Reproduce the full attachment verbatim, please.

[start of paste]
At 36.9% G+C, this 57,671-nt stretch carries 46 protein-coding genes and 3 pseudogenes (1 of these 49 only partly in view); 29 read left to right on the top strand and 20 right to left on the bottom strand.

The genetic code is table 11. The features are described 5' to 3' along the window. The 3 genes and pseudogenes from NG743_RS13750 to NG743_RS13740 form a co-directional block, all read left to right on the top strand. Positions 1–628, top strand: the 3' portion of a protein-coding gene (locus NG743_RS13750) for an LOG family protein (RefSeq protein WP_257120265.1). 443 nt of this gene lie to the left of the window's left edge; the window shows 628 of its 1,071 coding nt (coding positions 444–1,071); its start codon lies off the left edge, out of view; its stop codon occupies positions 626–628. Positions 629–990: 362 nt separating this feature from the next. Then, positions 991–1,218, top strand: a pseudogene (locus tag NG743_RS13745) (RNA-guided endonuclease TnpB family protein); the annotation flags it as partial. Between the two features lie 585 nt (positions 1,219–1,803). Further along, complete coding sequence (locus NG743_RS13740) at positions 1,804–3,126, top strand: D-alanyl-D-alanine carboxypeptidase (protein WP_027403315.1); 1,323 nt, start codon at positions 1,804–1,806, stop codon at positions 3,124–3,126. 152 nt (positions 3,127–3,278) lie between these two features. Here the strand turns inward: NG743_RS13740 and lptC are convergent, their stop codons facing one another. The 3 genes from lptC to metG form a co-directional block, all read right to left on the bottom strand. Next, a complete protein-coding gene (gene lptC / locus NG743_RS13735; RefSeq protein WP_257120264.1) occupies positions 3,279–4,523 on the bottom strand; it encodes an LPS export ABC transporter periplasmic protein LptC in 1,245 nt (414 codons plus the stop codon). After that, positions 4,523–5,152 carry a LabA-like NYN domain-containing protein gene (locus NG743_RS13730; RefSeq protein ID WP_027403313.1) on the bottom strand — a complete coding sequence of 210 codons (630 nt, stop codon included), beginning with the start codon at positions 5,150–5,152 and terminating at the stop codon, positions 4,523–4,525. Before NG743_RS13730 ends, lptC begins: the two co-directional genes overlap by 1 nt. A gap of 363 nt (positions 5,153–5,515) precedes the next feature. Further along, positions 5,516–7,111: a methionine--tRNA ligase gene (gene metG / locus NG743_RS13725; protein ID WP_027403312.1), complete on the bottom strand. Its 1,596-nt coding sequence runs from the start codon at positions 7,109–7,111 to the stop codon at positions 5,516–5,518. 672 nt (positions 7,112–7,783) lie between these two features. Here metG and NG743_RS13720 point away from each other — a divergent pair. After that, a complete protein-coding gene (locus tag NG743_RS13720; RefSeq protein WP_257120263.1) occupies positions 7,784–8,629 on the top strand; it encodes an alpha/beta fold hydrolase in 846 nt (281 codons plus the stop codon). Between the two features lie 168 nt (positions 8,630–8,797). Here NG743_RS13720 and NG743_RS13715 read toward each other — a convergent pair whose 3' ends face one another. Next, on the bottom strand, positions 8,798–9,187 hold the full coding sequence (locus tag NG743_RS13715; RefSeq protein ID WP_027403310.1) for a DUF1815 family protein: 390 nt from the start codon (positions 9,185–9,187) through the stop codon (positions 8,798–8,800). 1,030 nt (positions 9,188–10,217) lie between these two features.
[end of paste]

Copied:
At 36.9% G+C, this 57,671-nt stretch carries 46 protein-coding genes and 3 pseudogenes (1 of these 49 only partly in view); 29 read left to right on the top strand and 20 right to left on the bottom strand.

The genetic code is table 11. The features are described 5' to 3' along the window. The 3 genes and pseudogenes from NG743_RS13750 to NG743_RS13740 form a co-directional block, all read left to right on the top strand. Positions 1–628, top strand: the 3' portion of a protein-coding gene (locus NG743_RS13750) for an LOG family protein (RefSeq protein WP_257120265.1). 443 nt of this gene lie to the left of the window's left edge; the window shows 628 of its 1,071 coding nt (coding positions 444–1,071); its start codon lies off the left edge, out of view; its stop codon occupies positions 626–628. Positions 629–990: 362 nt separating this feature from the next. Then, positions 991–1,218, top strand: a pseudogene (locus tag NG743_RS13745) (RNA-guided endonuclease TnpB family protein); the annotation flags it as partial. Between the two features lie 585 nt (positions 1,219–1,803). Further along, complete coding sequence (locus NG743_RS13740) at positions 1,804–3,126, top strand: D-alanyl-D-alanine carboxypeptidase (protein WP_027403315.1); 1,323 nt, start codon at positions 1,804–1,806, stop codon at positions 3,124–3,126. 152 nt (positions 3,127–3,278) lie between these two features. Here the strand turns inward: NG743_RS13740 and lptC are convergent, their stop codons facing one another. The 3 genes from lptC to metG form a co-directional block, all read right to left on the bottom strand. Next, a complete protein-coding gene (gene lptC / locus NG743_RS13735; RefSeq protein WP_257120264.1) occupies positions 3,279–4,523 on the bottom strand; it encodes an LPS export ABC transporter periplasmic protein LptC in 1,245 nt (414 codons plus the stop codon). After that, positions 4,523–5,152 carry a LabA-like NYN domain-containing protein gene (locus NG743_RS13730; RefSeq protein ID WP_027403313.1) on the bottom strand — a complete coding sequence of 210 codons (630 nt, stop codon included), beginning with the start codon at positions 5,150–5,152 and terminating at the stop codon, positions 4,523–4,525. Before NG743_RS13730 ends, lptC begins: the two co-directional genes overlap by 1 nt. A gap of 363 nt (positions 5,153–5,515) precedes the next feature. Further along, positions 5,516–7,111: a methionine--tRNA ligase gene (gene metG / locus NG743_RS13725; protein ID WP_027403312.1), complete on the bottom strand. Its 1,596-nt coding sequence runs from the start codon at positions 7,109–7,111 to the stop codon at positions 5,516–5,518. 672 nt (positions 7,112–7,783) lie between these two features. Here metG and NG743_RS13720 point away from each other — a divergent pair. After that, a complete protein-coding gene (locus tag NG743_RS13720; RefSeq protein WP_257120263.1) occupies positions 7,784–8,629 on the top strand; it encodes an alpha/beta fold hydrolase in 846 nt (281 codons plus the stop codon). Between the two features lie 168 nt (positions 8,630–8,797). Here NG743_RS13720 and NG743_RS13715 read toward each other — a convergent pair whose 3' ends face one another. Next, on the bottom strand, positions 8,798–9,187 hold the full coding sequence (locus tag NG743_RS13715; RefSeq protein ID WP_027403310.1) for a DUF1815 family protein: 390 nt from the start codon (positions 9,185–9,187) through the stop codon (positions 8,798–8,800). 1,030 nt (positions 9,188–10,217) lie between these two features.